It’s January and the seed catalogs have started arriving. I haven’t decided if their timing is a welcome respite or a cruel joke.
My new favorite catalog is from Fedco, and it’s actually not a seed catalog, it’s a tree catalog. Fedco is a reputable source for a lot of things, especially fruit trees. I was turned on to them by Paul Gautschi of Back to Eden renown.
We’ve had a ton of success with growing fruit here. Our 14 apple trees, raspberry, blueberry and strawberry patches have yielded the most bounty with minimal effort, and they keep getting better each year. So we’ve decided to keep going with the fruit-bearing gardens. Which brings me back to Fedco. At the end of the season we planted a cherry tree, and just this week we put in an order for 7 new fruit trees from Fedco to plant this spring. They are 3 plum trees, 3 pear trees, and one apricot.
Fedco’s catalog arrived a few days later and I’ve been enjoying reading their tree-care advice.
It’s chock-full of personal experience and hand-drawn illustrations. Really a joy to read. Several tips that I felt were worth sharing, if only to help me better remember:
2-4″ of mulch out to the drip line to keep weeds and grass away (we use wood chips). Lay down cardboard or newspaper and put the mulch on top (of course, this is basically the back-to-eden method).
The Roundheaded Apple Borer is dreaded pest more commonly found on the East coast. “Borer beetles lay eggs under the bark near the base of the tree. The developing larvae tunnel through the wood, eventually weakening the tree until it falls over.” Look for small deposits of orange sawdust at the base of the tree in midsummer. Fedco suggests a unique approach to dealing with them: “When you discover a soft spot or hole in the tree, get yourself a can of compressed air (for cleaning computers). Put the long skinny tube nozzle up the hole and give it a blast. Should do the trick.”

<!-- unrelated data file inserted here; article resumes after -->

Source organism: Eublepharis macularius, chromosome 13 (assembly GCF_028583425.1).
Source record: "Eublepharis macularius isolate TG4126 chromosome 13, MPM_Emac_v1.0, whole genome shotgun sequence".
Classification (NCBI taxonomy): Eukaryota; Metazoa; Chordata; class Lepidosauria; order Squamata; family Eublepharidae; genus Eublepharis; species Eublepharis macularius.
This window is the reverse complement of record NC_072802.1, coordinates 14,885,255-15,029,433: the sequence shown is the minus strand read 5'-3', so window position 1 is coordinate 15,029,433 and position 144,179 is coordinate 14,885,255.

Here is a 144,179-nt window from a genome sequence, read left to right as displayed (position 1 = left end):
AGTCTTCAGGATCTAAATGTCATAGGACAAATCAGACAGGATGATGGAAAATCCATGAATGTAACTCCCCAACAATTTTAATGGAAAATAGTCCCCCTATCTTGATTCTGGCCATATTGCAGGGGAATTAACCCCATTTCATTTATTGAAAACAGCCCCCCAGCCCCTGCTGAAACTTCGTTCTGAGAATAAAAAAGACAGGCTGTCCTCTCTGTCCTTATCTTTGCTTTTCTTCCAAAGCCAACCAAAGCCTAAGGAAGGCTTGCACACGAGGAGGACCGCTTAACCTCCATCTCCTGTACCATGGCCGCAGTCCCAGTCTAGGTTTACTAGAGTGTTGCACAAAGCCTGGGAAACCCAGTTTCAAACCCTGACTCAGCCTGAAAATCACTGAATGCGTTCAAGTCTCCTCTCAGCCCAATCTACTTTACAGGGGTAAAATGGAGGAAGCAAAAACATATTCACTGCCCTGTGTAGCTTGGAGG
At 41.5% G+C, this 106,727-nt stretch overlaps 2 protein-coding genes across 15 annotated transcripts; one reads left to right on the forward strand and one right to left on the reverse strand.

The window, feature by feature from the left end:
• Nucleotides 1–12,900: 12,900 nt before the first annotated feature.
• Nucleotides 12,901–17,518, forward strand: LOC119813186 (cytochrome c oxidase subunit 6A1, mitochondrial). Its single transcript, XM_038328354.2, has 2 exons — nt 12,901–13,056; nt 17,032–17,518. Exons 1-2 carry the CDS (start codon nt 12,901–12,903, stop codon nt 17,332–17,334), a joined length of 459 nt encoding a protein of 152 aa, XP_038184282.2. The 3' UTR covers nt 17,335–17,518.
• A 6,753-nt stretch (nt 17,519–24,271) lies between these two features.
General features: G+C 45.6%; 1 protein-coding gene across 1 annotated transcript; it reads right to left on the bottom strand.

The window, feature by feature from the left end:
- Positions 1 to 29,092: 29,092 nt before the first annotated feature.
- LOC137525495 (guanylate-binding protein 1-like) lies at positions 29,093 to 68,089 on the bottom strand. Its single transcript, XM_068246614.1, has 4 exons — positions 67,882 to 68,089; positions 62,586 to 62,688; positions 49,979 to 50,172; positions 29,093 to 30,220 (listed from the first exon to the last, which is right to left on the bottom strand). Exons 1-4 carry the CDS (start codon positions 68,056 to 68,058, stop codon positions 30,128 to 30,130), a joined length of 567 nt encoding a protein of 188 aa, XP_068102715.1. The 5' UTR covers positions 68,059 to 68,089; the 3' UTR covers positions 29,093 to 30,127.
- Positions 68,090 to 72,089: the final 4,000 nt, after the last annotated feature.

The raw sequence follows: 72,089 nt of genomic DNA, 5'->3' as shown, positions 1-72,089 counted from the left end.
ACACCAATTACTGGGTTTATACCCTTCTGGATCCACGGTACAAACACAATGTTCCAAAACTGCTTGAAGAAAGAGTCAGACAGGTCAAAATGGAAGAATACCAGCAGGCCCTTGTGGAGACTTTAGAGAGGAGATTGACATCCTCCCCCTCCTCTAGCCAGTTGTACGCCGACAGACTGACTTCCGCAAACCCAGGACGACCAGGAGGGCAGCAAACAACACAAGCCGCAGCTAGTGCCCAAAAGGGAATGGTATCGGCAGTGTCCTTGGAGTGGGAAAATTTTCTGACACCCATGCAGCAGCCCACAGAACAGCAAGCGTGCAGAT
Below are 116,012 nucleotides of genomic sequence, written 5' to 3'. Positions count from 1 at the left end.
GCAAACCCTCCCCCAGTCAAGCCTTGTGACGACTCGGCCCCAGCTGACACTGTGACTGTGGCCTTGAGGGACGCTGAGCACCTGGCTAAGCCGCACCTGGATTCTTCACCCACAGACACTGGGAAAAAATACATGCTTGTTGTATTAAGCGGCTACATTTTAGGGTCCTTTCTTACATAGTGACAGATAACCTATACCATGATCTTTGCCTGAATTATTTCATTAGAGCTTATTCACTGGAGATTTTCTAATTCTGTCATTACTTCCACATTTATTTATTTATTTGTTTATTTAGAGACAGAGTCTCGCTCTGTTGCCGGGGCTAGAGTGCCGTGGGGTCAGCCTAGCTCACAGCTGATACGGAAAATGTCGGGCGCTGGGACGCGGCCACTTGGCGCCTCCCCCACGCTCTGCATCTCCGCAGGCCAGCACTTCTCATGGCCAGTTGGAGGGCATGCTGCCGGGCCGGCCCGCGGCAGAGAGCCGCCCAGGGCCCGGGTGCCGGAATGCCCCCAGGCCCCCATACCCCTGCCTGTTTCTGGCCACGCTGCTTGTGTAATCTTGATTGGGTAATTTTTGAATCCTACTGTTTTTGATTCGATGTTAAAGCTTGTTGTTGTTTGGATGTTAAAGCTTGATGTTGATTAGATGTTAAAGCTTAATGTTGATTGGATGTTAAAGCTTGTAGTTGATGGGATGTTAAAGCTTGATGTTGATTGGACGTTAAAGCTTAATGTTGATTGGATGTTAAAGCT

Painting is the best deterrent.
Recipe: White interior latex mixed with joint compound (the sheetrock stuff). Mix a thick consistency but still easy to paint. This mix will deter borers and make their detection easier.
Mice and Voles
We have our share of these digging holes and tunnels through our yard, mainly. Apparently, we overfeed our cats because they’re not dispatching enough of them. Didn’t know voles could cause a lot of damage to fruit trees, however, so this was good advice: “Keep the grass mowed and remove large mulch piles away from the trunk in Fall [to prevent rodents from nesting there overwinter]. A wrap of window screening or plastic tree guard will protect your tree. Remove them from April to October as they attract borers if left on the tree in the summer.”
Voles don’t like Narcissus (Daffodils)
“For years we’ve been planting daffodils around the base of some of our apple trees … The tunneling voles don’t like the bulbs and will veer away.”
Dear oh Deer!
“The best deer protection is a collie in the yard.” Another option is to wrap each tree in circular fencing, this is what we did. But Fedco makes a brilliant suggestion: Raise the bottom of the fence a foot or so off the ground. This leaves open space to access the tree–for pruning root suckers, picking up dropped apples and adding mulch. The deer are only interested in the apples and new growth on branches, it won’t hurt anything to open up the bottom of the fence.
Aphids and Ants
“Aphids can do a lot of damage to apple trees… Whenever you see aphids, you will see ants climbing up the tree to feed them. Here’s an easy solution: Wrap a piece of stiff paper about 6″ wide around the trunk about a foot or two off the ground … Smear Tanglefoot (sticky stuff) on the paper. Ants will not cross the barrier and without the ants the aphids will die.”